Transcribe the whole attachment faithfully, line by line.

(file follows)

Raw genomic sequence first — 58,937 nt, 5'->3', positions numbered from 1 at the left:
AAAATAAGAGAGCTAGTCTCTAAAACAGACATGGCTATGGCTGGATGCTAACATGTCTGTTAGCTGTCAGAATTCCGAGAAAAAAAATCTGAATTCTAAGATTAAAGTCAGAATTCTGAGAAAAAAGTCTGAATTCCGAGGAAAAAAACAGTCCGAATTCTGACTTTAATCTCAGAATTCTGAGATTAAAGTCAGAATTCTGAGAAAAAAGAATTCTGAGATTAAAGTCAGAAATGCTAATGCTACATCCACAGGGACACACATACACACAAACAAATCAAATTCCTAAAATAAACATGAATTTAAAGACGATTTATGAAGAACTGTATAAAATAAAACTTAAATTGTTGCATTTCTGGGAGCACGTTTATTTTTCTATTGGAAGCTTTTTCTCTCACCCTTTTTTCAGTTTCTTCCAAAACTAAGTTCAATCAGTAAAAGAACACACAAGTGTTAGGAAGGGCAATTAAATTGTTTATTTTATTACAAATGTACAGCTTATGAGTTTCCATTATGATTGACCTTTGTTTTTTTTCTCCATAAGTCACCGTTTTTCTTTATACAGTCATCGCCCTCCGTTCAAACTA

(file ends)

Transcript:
Raw genomic sequence first — 58,937 nt, 5'->3', positions numbered from 1 at the left:
AAAATAAGAGAGCTAGTCTCTAAAACAGACATGGCTATGGCTGGATGCTAACATGTCTGTTAGCTGTCAGAATTCCGAGAAAAAAAATCTGAATTCTAAGATTAAAGTCAGAATTCTGAGAAAAAAGTCTGAATTCCGAGGAAAAAAACAGTCCGAATTCTGACTTTAATCTCAGAATTCTGAGATTAAAGTCAGAATTCTGAGAAAAAAGAATTCTGAGATTAAAGTCAGAAATGCTAATGCTACATCCACAGGGACACACATACACACAAACAAATCAAATTCCTAAAATAAACATGAATTTAAAGACGATTTATGAAGAACTGTATAAAATAAAACTTAAATTGTTGCATTTCTGGGAGCACGTTTATTTTTCTATTGGAAGCTTTTTCTCTCACCCTTTTTTCAGTTTCTTCCAAAACTAAGTTCAATCAGTAAAAGAACACACAAGTGTTAGGAAGGGCAATTAAATTGTTTATTTTATTACAAATGTACAGCTTATGAGTTTCCATTATGATTGACCTTTGTTTTTTTTCTCCATAAGTCACCGTTTTTCTTTATACAGTCATCGCCCTCCGTTCAAACTA